How does Lifeskills South Florida incorporate the sponsor relationship while in treatment?

Reid describes the sponsor relationship at Lifeskills as an open one, “From day one, we encourage clients to make that connection with a sponsor because they will rely heavily on them once they leave treatment.” Speaking from experience, Reid knows that a sponsor will help guide a person following treatment and contribute to preventing a relapse. The structural level of support that is designed to encourage the sponsor relationship and is built upon three levels:

  1. Discovery: A client is getting their footing in the treatment process.
  2. Dedication: A client is required to have a sponsor or sober support, providing a benefit for mental health in developing relationships or community involvement. Many clients will often stay at the Dedication level.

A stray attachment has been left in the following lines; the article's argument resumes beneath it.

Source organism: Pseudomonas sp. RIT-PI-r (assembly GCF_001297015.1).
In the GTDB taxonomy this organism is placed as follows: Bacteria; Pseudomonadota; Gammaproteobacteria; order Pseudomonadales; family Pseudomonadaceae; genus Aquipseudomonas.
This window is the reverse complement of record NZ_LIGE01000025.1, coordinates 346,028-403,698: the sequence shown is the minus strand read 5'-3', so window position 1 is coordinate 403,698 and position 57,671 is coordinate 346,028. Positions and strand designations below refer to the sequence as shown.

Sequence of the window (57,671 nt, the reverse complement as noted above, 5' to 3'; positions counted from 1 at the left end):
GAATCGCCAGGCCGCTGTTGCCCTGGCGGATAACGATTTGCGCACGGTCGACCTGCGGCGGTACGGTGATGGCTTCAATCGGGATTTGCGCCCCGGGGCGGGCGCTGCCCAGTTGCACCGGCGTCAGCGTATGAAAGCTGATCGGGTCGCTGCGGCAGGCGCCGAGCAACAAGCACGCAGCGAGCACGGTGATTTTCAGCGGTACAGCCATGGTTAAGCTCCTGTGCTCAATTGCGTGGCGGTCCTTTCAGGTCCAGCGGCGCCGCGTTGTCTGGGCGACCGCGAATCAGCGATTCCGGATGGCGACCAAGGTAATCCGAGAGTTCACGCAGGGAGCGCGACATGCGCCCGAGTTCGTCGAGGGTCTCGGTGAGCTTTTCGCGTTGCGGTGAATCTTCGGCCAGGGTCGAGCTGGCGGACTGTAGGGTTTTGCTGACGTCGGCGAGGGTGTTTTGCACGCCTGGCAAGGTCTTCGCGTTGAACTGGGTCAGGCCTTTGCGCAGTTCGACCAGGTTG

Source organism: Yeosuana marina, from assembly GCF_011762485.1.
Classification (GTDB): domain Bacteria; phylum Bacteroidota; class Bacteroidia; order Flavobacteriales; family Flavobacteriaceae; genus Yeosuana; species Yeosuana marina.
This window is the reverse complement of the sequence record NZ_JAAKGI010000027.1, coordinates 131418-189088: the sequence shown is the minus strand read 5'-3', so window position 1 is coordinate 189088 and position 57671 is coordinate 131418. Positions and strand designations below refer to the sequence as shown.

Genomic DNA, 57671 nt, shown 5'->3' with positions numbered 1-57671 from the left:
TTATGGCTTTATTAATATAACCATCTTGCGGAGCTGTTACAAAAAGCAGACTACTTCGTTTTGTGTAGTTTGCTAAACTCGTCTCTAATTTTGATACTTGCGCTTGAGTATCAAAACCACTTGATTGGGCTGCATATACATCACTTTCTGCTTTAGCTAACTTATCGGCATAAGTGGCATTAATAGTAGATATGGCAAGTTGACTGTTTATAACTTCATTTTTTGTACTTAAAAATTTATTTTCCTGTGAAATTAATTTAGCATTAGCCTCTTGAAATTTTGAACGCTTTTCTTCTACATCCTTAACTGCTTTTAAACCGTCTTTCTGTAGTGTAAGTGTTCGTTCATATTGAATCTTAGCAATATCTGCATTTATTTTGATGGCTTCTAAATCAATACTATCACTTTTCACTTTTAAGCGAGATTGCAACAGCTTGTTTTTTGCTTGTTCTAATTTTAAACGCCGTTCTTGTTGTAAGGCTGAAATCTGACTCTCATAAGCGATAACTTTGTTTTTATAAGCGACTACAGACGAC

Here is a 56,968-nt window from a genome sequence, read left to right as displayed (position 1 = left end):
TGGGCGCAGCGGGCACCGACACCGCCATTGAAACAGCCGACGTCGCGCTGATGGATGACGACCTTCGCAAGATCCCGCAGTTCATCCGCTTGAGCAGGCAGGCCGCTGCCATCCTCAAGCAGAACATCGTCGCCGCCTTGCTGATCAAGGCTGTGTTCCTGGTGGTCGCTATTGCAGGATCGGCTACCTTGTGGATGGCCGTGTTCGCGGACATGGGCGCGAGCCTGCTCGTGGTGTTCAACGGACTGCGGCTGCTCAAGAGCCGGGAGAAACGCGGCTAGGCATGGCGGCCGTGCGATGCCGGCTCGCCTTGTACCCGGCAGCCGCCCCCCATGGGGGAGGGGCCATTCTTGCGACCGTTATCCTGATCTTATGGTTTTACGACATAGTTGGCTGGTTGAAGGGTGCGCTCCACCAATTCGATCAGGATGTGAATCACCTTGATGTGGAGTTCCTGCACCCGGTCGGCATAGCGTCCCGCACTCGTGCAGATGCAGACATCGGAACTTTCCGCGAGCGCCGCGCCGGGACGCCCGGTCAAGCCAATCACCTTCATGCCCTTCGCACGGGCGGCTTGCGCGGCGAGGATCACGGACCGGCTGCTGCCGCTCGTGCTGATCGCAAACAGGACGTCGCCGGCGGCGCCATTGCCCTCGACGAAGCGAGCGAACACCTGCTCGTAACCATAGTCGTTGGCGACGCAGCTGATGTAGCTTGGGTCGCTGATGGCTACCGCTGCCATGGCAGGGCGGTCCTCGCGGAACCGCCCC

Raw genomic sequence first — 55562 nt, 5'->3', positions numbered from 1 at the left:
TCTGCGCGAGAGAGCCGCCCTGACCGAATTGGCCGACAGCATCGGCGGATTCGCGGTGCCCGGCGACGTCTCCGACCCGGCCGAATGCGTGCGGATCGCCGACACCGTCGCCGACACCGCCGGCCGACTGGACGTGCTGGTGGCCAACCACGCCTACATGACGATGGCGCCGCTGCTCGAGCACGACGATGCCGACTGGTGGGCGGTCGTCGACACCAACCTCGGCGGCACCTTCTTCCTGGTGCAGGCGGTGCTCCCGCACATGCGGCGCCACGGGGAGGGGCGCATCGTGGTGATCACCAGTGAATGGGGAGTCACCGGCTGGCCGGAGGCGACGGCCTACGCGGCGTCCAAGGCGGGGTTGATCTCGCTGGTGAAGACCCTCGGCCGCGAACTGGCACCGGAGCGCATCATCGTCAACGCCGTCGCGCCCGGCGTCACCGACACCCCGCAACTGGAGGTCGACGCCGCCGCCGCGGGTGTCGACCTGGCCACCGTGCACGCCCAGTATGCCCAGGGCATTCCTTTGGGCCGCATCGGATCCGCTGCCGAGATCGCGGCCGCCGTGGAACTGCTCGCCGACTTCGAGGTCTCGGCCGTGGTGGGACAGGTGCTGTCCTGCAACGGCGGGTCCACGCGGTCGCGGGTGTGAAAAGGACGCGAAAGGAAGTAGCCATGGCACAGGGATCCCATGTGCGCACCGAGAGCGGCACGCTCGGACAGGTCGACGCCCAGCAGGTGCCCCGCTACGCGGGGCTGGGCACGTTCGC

3. Implementation: A client has more freedom in their sponsor relationship, such as going out to dinner after a meeting. This level is difficult to achieve and not everyone will try this level.

Recovery coaches at Lifeskills will periodically meet with clients, and we find it helpful for them to have that external support as they progress through treatment. The recovery coaches have the opportunity to discuss a client’s treatment progression and provide support to the clinicians as they work closely to coordinate an appropriate plan.

For Reid, having a sponsor and a treatment program helped him regain control of his life. He is now transitioning into the role of Clinical Services Coordinator, where he will work with clients in a more therapeutic role. He is continuing his case management role and recently obtained his master’s degree in Applied Psychology. Reid credits his recovery and success to not only his time at Lifeskills but also to his sponsor.

Lifeskills South Florida is here for those seeking help with a mental health disorder, addiction, or dual diagnosis. Entering treatment is the first step to recovery, and we focus on equipping clients with coping and self-care skills for reintegration back into life once out of treatment. Lifeskills is an accredited dual diagnosis treatment center near Ft. Lauderdale, Florida.  To learn more about our treatment programs, please contact us.